Novel cancer drug has potential, UA study reports

November 12, 2010

By hammersmith

[Source: UA News] – Monthly injections of a new drug in breast cancer patients whose disease has spread to the bone can delay and reduce pain and prevent complications with less toxicity than other treatments available, according to results of a worldwide study reported by Dr. Alison T. Stopeck, director of the Arizona Cancer Center’s clinical breast cancer program and lead author of a paper appearing in a recent issue of the Journal of Clinical Oncology.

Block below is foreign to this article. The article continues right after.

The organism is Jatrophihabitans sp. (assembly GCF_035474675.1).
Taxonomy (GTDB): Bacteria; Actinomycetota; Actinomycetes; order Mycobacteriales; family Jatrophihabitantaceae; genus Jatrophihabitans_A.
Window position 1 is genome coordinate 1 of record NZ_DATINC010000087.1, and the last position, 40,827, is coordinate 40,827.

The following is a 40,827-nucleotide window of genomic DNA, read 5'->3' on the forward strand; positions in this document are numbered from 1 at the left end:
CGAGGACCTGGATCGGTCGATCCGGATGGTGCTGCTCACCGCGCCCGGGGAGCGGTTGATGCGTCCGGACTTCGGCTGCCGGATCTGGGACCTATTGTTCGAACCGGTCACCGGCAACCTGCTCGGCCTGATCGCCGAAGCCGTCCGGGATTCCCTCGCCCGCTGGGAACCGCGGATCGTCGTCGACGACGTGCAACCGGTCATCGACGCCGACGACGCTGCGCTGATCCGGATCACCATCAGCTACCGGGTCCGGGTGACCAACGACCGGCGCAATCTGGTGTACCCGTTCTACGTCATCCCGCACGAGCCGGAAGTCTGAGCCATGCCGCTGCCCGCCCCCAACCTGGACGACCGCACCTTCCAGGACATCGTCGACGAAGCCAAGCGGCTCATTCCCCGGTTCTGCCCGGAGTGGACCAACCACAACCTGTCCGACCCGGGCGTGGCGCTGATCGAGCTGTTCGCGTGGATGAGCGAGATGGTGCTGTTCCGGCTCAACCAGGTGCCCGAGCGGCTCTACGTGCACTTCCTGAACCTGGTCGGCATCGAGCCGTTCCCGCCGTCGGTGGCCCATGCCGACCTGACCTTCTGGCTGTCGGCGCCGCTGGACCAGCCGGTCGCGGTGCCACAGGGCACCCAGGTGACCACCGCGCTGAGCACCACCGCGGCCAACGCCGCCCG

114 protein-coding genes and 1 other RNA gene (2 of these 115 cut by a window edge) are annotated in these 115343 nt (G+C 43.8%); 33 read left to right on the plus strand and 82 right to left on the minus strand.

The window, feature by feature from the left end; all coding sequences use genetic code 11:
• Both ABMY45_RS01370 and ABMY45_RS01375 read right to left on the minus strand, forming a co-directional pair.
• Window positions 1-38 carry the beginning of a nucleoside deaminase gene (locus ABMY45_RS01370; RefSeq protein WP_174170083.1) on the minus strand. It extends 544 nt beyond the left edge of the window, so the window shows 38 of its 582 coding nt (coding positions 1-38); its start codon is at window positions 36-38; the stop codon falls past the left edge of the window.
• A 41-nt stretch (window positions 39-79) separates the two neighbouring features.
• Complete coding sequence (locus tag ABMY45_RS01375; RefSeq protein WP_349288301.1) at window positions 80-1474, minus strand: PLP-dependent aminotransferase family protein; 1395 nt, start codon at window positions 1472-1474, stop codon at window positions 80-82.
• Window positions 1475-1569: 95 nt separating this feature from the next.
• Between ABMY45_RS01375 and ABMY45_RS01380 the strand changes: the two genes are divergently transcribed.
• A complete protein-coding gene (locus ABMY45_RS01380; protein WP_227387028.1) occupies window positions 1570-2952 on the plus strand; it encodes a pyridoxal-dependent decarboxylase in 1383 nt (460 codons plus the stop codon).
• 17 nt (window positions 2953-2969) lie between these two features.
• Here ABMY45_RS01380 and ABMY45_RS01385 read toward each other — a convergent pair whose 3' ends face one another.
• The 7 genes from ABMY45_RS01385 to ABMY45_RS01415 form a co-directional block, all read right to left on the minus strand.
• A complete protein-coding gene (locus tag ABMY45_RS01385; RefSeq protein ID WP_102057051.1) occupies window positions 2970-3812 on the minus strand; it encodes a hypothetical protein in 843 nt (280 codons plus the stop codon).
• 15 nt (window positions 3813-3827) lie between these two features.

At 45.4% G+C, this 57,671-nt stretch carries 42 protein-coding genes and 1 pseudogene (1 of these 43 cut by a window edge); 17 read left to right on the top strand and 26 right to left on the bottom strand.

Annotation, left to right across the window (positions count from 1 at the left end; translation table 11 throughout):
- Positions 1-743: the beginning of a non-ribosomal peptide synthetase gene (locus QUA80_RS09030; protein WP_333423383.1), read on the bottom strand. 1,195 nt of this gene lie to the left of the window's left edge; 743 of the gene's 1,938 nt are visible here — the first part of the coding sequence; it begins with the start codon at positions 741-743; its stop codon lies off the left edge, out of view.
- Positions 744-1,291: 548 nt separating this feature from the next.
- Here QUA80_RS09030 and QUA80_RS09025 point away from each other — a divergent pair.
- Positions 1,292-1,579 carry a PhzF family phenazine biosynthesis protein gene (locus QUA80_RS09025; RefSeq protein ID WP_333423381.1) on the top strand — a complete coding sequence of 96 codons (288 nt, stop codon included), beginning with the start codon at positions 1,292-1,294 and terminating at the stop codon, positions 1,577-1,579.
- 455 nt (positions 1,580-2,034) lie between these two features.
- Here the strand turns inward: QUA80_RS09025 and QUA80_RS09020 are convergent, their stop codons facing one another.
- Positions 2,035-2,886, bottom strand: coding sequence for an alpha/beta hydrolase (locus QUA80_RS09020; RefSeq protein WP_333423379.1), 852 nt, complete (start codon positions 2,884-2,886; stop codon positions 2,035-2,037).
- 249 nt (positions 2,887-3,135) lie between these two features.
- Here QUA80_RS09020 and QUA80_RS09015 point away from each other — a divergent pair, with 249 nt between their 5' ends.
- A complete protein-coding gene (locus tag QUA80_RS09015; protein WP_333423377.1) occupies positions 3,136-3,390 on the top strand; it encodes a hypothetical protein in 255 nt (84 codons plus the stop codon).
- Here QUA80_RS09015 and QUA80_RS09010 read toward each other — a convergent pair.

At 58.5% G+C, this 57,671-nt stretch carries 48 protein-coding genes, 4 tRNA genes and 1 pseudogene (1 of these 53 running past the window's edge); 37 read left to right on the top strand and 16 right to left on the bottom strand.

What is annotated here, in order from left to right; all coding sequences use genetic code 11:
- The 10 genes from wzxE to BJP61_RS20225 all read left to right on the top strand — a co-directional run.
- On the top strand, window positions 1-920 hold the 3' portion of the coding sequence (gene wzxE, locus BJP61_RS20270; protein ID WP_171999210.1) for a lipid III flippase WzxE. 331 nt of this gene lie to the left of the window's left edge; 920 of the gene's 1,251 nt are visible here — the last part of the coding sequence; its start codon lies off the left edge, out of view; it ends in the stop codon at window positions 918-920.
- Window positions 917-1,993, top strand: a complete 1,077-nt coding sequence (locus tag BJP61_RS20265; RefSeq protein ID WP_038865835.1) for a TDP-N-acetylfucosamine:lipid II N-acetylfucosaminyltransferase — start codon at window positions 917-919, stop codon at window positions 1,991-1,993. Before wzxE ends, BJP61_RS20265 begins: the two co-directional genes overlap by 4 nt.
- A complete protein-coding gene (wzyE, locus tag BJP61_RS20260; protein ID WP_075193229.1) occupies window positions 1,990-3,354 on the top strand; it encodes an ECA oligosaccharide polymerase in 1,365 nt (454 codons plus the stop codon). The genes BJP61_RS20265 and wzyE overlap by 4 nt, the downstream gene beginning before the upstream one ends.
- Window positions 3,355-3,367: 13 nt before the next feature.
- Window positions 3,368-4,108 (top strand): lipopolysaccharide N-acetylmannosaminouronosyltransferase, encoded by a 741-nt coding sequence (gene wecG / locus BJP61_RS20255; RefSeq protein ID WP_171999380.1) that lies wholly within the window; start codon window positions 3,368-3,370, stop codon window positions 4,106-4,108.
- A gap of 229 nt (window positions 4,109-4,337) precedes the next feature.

As many as 75 percent of patients with metastatic breast cancer develop cancer in their bones, resulting in bone destruction and skeletal complications – also called skeletal-related events, or SRE – including fractures, spinal cord compression or the need to receive radiation or surgery to the bone. Administering intravenous bisphosphonates has been the standard of care for treating bone metastases and preventing these disabling SREs.

For more information: Novel Cancer Drug Has Potential, UA Study Reports